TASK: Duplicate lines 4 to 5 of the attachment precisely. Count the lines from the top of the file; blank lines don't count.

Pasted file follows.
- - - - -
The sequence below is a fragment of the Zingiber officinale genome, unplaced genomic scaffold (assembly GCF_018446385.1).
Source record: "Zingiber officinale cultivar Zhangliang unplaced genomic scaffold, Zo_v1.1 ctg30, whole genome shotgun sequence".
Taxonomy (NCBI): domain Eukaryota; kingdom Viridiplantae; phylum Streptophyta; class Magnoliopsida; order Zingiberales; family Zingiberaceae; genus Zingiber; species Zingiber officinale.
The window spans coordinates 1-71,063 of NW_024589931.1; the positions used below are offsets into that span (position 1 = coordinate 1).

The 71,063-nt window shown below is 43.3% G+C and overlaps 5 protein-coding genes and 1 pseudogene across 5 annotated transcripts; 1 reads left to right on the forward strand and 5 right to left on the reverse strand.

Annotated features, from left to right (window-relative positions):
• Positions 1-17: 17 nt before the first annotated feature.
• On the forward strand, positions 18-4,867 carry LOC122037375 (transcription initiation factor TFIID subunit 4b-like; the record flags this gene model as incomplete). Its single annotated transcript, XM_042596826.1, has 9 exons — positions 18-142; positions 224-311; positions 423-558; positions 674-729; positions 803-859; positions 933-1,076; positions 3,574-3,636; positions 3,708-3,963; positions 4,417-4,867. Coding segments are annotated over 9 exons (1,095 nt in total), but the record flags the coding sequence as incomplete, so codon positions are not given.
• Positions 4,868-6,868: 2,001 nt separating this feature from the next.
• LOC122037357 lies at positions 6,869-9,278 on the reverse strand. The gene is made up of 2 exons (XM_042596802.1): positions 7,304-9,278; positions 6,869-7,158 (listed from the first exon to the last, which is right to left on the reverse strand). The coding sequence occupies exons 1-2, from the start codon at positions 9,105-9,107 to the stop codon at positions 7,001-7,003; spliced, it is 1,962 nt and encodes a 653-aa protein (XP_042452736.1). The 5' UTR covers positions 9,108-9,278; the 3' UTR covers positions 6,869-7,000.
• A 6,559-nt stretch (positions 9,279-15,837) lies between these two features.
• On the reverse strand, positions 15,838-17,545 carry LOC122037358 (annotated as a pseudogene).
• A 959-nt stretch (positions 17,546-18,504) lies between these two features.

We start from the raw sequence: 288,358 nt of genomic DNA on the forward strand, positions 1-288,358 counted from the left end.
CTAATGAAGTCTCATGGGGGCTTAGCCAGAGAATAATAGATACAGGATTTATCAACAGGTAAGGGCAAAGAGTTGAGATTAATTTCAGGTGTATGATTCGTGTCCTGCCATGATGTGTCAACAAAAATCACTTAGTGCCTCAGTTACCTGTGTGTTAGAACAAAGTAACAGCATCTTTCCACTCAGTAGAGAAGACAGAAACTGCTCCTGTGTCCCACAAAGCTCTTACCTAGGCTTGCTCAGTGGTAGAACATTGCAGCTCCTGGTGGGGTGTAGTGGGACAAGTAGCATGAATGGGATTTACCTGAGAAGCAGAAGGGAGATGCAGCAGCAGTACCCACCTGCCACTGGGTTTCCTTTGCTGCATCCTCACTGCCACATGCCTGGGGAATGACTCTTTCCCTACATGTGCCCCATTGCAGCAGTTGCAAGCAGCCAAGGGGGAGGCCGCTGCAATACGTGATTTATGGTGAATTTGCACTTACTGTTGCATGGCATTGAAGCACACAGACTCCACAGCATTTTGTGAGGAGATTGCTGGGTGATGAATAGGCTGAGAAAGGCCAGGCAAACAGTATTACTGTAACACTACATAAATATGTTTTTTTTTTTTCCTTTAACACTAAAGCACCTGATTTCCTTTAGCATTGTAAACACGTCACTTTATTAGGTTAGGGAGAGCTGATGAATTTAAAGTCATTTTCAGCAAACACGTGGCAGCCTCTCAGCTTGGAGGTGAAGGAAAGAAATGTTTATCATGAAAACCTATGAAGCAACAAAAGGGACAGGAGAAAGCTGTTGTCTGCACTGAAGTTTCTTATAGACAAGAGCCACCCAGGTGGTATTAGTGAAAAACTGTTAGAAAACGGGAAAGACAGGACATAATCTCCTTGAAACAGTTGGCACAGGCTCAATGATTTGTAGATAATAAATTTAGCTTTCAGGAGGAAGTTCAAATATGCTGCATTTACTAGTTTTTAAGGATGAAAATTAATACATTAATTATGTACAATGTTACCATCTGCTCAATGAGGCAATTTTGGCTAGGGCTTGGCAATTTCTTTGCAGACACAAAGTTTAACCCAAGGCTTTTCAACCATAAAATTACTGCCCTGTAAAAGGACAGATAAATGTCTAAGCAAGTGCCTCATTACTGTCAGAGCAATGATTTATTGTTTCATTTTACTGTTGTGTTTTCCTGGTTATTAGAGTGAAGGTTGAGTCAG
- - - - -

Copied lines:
The window spans coordinates 1-71,063 of NW_024589931.1; the positions used below are offsets into that span (position 1 = coordinate 1).

The 71,063-nt window shown below is 43.3% G+C and overlaps 5 protein-coding genes and 1 pseudogene across 5 annotated transcripts; 1 reads left to right on the forward strand and 5 right to left on the reverse strand.